Elysium’s tale of the “haves” and the “have-nots” is a fascinating look into life into the year 2154. Thanks to overpopulation, the Earth looks to be in ruins. The rich have all fled to Elysium, a space station (known as a habitat), to live in the lap of luxury. Living on Earth seems absolutely terrible. Most animals are apparently gone, living conditions in LA are pretty poor, and I don’t get the sense that food is that easy to come by. Wording conditions are terrible. Nobody is getting decent medical treatment. Life on Earth is pretty bleak.
I avoided most of the buzz leading up to the movie, so I’m not too sure how much more can be said without spoiling. Oh wait, Matt Damon really wants to get up to Elysium, and has a robo-suit to help get him there.
Warning: This is a post-viewing reaction to Elysium. If you haven’t seen the movie yet, stop reading now. Otherwise, let’s dig in.
Perhaps I had too high of expectations for Elysium, but I was disappointed. The overall premise worked just fine. We were introduced to some interesting characters, technology and ideas. It just didn’t come together for me. I found Elysium to be entertaining, but it just didn’t measure up to its potential. I thought that much of the action and special effects were very good for a film of this budget. I thought the actors did fine work. I just wanted to see more of this world, and see more of characters that didn’t wear and exo-suit. Elysium is good, but could have been great.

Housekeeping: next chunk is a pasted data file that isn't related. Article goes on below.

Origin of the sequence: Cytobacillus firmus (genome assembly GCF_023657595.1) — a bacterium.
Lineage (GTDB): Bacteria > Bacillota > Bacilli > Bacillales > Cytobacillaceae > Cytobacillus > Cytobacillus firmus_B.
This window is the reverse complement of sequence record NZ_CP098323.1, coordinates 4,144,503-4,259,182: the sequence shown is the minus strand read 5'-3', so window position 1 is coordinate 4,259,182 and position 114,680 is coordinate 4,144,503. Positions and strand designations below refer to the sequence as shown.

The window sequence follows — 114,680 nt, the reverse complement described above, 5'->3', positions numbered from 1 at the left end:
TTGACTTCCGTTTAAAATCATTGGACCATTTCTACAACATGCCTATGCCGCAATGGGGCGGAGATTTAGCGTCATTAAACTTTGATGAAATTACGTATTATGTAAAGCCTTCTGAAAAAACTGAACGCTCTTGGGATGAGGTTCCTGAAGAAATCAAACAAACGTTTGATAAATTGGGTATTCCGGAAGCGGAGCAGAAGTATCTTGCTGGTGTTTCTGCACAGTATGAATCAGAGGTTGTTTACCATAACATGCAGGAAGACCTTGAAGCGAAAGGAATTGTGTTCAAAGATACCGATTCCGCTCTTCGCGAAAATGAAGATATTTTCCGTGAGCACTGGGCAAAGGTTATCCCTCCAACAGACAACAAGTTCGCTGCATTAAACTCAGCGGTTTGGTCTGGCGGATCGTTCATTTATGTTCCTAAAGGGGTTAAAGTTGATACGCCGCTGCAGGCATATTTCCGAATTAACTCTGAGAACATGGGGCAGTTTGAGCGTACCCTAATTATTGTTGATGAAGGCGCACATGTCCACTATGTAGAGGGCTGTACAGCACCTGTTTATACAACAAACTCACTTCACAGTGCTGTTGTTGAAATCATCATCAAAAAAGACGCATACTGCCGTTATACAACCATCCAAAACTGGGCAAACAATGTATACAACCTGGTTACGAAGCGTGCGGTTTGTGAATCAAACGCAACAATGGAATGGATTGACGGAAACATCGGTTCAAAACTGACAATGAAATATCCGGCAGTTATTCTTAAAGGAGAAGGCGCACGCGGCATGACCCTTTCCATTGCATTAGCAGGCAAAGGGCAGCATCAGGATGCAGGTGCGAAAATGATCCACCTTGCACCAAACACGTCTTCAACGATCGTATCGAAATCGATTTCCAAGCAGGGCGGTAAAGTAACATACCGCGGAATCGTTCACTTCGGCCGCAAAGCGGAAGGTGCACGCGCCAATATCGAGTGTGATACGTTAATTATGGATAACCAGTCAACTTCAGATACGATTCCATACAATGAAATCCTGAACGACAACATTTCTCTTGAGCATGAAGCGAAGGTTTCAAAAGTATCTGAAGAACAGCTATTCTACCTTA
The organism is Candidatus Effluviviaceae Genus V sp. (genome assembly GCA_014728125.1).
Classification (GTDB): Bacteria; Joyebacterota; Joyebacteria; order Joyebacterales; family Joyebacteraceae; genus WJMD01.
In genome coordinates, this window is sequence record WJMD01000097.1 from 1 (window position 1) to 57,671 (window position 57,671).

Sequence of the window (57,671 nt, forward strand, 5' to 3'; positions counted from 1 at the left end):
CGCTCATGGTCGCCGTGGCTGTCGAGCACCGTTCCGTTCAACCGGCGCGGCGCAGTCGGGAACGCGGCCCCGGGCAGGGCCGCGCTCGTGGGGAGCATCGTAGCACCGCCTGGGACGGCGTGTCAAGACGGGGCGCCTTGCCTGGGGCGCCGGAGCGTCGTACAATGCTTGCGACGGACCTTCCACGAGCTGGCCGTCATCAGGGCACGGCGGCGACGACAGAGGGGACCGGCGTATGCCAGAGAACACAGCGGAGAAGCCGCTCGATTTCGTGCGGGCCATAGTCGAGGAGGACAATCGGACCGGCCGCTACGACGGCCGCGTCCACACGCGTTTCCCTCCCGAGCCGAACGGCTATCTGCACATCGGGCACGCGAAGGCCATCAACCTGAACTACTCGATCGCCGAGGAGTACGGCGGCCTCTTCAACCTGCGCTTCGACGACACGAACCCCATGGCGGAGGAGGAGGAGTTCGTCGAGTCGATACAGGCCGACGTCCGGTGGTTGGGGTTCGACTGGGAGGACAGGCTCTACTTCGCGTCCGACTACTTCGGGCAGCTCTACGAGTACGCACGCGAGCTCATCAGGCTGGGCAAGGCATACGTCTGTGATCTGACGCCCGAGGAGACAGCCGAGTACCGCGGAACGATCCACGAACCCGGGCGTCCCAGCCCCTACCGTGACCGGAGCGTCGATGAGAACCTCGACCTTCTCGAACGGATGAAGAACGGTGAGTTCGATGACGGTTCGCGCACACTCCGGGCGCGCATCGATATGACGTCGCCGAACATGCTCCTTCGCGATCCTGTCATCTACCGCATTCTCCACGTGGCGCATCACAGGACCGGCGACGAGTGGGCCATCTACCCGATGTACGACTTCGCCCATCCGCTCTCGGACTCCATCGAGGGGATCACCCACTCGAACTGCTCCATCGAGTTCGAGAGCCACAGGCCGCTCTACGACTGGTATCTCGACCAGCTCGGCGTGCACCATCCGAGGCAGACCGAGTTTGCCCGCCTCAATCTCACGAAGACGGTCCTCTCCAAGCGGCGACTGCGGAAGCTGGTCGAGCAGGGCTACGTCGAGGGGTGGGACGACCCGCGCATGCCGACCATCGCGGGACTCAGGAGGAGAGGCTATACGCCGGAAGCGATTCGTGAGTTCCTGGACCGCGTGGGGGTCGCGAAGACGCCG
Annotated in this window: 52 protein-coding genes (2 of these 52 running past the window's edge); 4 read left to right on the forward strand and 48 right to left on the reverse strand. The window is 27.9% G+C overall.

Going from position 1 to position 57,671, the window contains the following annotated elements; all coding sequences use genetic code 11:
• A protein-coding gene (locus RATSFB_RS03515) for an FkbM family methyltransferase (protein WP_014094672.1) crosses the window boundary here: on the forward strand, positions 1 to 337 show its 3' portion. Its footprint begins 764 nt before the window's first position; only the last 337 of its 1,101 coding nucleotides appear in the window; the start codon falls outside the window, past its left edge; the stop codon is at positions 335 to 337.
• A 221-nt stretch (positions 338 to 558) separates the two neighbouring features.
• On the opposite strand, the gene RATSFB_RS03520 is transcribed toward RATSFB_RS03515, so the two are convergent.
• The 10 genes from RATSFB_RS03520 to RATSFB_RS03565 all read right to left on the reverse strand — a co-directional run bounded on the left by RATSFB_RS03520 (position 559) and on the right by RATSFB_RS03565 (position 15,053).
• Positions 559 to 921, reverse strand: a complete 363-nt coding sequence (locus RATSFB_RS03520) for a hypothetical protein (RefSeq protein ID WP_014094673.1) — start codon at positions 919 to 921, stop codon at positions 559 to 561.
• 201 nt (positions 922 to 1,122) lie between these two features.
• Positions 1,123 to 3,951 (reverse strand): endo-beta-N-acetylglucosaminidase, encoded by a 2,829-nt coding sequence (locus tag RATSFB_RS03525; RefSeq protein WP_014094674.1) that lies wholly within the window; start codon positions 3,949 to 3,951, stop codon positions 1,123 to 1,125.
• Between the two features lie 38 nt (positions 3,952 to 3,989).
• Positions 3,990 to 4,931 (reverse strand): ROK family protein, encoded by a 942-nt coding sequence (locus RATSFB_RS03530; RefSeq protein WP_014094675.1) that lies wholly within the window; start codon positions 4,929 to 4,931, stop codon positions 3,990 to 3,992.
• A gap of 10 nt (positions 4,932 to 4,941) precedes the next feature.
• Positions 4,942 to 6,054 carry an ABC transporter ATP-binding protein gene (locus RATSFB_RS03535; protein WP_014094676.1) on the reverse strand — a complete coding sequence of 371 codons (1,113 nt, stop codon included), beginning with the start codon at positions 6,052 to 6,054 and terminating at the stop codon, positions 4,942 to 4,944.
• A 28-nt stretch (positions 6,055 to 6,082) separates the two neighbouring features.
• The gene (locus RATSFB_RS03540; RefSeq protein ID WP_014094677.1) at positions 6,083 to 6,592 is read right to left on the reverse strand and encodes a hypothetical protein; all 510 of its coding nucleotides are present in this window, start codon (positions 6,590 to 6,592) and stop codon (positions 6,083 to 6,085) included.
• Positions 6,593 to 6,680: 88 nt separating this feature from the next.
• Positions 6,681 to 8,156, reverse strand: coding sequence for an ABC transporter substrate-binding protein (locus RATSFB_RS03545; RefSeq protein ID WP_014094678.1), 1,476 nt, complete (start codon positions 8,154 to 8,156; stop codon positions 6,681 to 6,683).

Perhaps Elysium is too focused on delivering its core message to make sure the audience has a good time. I'm not sure that it's possible to talk about Elysium without talking about the message. Subtlety is not a word used to describe this movie; so I’ll recognize that the core message of Elysium is that everyone deserves healthcare (especially if Med-Pods are collecting dust on emergency shuttles). That said, Elysium does what science-fiction does best. It tells a story about our modern times, but in a different context that allows us to view the problem in a different way. I just think they may have been a bit too direct with the moral it was trying to deliver.